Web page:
Immortelles (a name given by the French to those flowers which from their papery nature do not wither on drying, known in this country as "everlasting flowers," and are furnished by plants in widely different families. The immortelle so largely used by the French, made up into wreaths, crosses, and other designs, is lielichrysum orientale, a perennial composite from the island of Crete (and formerly called gnaphalium), which, upon stems about a foot high, bears dense clusters of bright yellow globular flower heads, about the size of a large pea; as far north as Paris this is a tender plant, but in the south of France large quantities are raised to supply the demand. The usual French immortelle wreath consists of these in their natural color, made into a heavy circle with a motto worked in of the same flowers dyed black. There are several annual species and varieties of helichrysum, with much larger flowers and of various colors, that are common in our gardens, where they are cultivated for making winter bouquets. These and all other everlasting flowers should be gathered before they have fully expanded, tied in small bunches, and hung up to dry.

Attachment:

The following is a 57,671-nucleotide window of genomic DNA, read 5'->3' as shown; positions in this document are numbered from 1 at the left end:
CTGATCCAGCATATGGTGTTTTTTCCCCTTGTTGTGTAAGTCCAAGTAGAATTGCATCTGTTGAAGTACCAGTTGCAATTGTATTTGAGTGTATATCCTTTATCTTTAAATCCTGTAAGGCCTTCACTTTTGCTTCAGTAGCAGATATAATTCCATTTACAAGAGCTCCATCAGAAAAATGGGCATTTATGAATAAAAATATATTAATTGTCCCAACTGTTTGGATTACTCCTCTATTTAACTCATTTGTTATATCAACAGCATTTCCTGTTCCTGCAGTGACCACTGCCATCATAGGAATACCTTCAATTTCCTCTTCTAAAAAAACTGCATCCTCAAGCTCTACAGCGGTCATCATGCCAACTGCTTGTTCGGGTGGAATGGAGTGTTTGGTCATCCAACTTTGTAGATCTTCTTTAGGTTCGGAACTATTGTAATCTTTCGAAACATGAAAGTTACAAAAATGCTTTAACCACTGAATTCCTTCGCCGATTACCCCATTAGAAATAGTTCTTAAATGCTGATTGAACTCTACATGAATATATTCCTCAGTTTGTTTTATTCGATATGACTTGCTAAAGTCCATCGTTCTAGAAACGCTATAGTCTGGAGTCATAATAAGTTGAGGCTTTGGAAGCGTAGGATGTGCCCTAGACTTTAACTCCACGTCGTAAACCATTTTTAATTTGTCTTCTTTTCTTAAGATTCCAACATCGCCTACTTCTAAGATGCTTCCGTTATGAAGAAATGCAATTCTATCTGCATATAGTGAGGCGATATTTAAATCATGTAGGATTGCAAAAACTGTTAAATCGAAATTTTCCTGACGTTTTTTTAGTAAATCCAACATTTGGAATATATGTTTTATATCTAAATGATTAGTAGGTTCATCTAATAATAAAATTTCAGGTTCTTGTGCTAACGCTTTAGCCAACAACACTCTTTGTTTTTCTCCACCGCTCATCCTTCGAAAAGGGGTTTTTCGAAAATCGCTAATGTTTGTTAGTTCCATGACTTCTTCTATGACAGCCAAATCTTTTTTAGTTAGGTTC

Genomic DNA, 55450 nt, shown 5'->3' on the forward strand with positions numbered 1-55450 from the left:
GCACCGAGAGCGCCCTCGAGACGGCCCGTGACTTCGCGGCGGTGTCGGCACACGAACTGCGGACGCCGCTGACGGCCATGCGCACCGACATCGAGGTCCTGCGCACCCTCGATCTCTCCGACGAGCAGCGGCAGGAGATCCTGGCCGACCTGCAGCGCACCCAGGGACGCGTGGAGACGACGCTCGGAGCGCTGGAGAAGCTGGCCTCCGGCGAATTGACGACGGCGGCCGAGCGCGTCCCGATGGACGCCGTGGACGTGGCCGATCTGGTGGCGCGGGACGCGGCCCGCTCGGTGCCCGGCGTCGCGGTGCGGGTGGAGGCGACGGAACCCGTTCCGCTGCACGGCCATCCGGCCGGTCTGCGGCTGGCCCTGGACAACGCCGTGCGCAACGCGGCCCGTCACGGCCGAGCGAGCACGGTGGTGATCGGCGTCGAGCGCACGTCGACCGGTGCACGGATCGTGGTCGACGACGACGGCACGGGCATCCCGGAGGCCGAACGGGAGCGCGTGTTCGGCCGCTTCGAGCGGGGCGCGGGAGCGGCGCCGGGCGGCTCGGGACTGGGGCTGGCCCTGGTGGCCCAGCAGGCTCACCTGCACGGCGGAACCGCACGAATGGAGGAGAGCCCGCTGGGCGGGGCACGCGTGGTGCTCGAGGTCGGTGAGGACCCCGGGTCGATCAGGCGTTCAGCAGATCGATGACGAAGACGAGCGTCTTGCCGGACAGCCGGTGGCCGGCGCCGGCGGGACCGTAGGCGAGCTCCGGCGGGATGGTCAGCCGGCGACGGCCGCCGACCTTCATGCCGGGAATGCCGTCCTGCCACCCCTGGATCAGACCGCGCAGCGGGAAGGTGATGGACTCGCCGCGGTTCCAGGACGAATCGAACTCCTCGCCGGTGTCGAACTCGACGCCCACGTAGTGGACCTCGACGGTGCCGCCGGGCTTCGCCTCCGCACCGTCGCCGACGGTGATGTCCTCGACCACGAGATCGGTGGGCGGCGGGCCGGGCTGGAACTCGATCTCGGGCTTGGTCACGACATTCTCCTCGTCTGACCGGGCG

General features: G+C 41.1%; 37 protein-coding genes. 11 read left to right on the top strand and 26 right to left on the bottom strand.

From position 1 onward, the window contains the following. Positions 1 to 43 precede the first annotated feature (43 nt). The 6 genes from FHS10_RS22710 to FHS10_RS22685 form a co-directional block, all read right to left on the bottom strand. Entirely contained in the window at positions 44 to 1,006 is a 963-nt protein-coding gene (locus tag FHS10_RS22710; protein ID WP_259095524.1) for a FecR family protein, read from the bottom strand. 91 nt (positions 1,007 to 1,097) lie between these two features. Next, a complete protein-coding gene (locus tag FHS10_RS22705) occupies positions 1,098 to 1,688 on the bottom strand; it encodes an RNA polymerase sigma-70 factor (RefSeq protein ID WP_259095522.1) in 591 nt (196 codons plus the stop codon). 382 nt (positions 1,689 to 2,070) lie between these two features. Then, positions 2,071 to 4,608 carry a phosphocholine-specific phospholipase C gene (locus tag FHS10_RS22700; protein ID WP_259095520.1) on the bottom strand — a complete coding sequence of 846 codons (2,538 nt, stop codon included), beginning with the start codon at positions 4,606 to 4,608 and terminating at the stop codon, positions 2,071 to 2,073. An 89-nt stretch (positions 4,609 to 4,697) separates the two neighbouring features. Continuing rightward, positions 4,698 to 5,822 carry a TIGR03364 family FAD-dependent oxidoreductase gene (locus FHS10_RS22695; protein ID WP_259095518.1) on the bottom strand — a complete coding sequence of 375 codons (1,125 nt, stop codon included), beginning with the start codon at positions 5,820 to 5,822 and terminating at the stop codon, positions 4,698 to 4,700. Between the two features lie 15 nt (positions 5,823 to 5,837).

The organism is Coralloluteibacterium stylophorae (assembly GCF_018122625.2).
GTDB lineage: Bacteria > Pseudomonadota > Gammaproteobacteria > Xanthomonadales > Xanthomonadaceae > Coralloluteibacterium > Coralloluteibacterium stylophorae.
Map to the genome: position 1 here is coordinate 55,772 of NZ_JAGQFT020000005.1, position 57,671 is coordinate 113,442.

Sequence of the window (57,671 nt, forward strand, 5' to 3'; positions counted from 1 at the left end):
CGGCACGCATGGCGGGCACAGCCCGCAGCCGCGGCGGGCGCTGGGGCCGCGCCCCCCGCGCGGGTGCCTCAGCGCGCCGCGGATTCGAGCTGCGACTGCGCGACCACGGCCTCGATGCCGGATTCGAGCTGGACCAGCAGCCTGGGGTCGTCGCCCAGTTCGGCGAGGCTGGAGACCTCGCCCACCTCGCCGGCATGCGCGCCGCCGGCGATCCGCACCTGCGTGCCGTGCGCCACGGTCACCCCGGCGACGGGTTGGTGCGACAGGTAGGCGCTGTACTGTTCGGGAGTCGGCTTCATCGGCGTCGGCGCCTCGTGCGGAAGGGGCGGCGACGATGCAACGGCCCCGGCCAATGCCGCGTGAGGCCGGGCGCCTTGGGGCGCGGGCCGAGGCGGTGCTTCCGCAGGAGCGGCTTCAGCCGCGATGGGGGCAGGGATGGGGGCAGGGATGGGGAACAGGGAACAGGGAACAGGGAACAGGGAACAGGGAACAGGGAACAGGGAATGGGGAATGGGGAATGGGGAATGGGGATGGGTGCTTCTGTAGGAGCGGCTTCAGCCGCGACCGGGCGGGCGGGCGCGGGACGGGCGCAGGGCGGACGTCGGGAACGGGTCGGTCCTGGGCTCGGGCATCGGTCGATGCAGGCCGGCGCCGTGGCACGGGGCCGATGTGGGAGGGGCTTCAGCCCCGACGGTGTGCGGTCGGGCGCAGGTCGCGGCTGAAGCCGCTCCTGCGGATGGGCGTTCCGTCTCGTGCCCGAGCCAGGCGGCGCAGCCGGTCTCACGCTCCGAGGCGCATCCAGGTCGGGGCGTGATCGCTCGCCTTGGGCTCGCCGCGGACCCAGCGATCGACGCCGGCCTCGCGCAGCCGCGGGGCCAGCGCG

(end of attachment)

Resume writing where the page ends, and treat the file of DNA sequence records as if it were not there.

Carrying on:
Other plants of the composite used for the same purpose are acroclinium roseum, with a white variety; ammobium alatum, small white; helipterum Sanfordii and H. corymbosum, yellow and white; rhodanthe Manglesii and its varieties, from white to dark purple, the most beautiful and delicate of all, whether fresh or dry; Waitzia aurea and xeranthemum annuvm, with white, blue, and purple varieties. Besides these, the globe amaranths (gomphrena), several species of statice, and gypsophila are cultivated for drying. Quite as pretty as any of these exotics is our pearly everlasting, antennaria margari-tacea, which is common all over the northern states on dry knolls and in woods; this if gathered sufficiently early makes a fine immortelle, and being white, may be colored according to fancy. Considerable quantities of immortelles are imported by American seedsmen, both in bunches and made up in bouquets, baskets, and designs. One establishment in Prussia has 100 acres devoted entirely to their cultivation.
They are sent out in their natural colors, or more frequently dyed; most of them have to he bleached before dyeing, which is done by sulphur fumes, chlorine, or acids, according to the kind, and afterward colored, usually with aniline dyes. Of late years there have appeared among the immortelles larkspurs, roses, and other flowers not ordinarily so classed; these are preserved by exposing them thoroughly to sulphur fumes and afterward drying them, when most flowers regain the color that sulphur has temporarily removed.